By Jill Serjeant
NEW YORK (Reuters) - Classical crossover singer Jackie Evancho, who charmed TV audiences as a child on "America's Got Talent" six years ago, will sing the U.S. national anthem at the inauguration of President-elect Donald Trump - the first performer to be announced for the ceremony.
Trump's inaugural committee made the announcement on Wednesday, saying Evancho, 16, "represents the best and the brightest of America."
"I'm so excited. It's going to be awesome," Evancho said on the "Today" show on Wednesday.
Celebrity news website TMZ reported on Wednesday that Italian tenor Andrea Bocelli would also be singing at the Jan. 20 ceremony, but there was no official confirmation.
As a tiny 10-year-old, Evancho wowed Americans with her soaring soprano on classical arias like Puccini's "O mio babbino caro," taking second place on "America's Got Talent." She will follow in the footsteps of Aretha Franklin and Beyonce, who performed the "The Star-Spangled Banner" at President Barack Obama's two inaugurations.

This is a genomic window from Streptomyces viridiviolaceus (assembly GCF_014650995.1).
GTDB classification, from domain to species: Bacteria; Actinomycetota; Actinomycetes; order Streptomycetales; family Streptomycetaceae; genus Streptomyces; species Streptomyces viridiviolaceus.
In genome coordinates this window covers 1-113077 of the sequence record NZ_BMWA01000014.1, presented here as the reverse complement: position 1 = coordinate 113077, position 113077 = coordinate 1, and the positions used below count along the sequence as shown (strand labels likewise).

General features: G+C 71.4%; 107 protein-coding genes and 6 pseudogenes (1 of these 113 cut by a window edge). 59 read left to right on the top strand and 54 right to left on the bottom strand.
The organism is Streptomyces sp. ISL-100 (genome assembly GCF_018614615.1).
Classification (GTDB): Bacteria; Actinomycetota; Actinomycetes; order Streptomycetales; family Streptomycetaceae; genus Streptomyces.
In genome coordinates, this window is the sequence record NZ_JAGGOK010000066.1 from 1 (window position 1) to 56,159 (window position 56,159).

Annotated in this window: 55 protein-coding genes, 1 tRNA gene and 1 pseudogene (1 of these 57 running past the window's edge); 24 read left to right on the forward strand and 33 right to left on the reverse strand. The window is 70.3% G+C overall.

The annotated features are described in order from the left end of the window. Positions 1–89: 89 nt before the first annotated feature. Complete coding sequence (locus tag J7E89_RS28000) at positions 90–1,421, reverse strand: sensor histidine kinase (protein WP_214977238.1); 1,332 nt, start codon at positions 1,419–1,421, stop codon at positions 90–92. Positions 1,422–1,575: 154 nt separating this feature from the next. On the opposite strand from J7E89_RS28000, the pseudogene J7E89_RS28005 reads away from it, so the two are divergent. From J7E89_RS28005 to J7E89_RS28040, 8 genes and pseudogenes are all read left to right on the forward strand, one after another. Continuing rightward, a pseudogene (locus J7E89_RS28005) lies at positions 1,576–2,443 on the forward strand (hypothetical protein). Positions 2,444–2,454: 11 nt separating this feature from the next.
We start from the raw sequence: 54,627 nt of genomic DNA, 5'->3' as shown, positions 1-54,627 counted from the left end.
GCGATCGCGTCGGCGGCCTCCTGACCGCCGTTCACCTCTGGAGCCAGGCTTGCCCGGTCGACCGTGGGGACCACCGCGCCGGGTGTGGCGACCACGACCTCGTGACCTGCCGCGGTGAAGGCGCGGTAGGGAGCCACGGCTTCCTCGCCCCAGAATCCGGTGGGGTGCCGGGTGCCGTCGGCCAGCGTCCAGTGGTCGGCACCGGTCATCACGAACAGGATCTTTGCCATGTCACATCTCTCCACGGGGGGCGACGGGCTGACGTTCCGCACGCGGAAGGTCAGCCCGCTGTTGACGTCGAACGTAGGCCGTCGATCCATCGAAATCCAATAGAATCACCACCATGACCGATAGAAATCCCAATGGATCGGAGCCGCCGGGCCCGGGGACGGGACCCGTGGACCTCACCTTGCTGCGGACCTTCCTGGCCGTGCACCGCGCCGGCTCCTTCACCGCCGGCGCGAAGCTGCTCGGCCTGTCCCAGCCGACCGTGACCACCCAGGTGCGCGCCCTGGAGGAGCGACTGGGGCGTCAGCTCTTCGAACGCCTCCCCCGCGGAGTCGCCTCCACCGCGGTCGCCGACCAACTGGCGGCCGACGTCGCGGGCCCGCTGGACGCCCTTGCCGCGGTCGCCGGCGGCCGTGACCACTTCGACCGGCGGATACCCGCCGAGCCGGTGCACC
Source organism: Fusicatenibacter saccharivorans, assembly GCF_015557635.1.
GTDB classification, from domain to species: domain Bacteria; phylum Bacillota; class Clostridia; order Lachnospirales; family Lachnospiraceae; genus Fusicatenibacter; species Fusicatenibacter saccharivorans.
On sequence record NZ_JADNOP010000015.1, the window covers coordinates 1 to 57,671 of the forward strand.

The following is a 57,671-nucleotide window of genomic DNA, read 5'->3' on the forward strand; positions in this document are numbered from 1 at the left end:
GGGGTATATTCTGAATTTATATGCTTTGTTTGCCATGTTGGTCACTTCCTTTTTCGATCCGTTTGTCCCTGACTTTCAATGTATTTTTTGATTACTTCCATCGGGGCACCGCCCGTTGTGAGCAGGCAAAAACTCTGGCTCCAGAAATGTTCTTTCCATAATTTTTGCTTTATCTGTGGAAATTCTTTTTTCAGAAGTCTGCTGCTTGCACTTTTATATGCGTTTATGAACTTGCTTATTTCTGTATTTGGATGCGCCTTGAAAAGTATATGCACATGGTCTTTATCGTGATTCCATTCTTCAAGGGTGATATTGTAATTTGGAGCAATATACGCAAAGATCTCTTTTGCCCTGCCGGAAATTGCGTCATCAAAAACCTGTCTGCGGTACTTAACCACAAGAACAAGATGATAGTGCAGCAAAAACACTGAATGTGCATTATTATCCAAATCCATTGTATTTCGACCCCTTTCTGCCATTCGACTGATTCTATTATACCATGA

After her "America's Got Talent" run, Evancho became the youngest solo artist to have a platinum-selling album in the United States. She met Trump at that time and has a photo on her Facebook page of the two of them standing together.
The inaugural committee has said it has "world-class talent" offering their services for the ceremony, but Evancho is the first celebrity to be announced.
The inaugural committee's chairman, Tom Barrack, quashed speculation on Tuesday that rapper Kanye West, who had a surprise meeting that day with the Republican president-elect at Trump Tower in New York, would be performing.
Country singer Garth Brooks is in discussions to perform, and, according to celebrity media, other names thought to be in talks include Kid Rock, rocker Ted Nugent and country star Lee Greenwood.
Beyonce, Katy Perry, Bruce Springsteen and many other leading music stars backed Democrat Hillary Clinton in the election, and Elton John last month denied a report that he would be playing for Trump.
(Reporting by Jill Serjeant; Editing by Jonathan Oatis)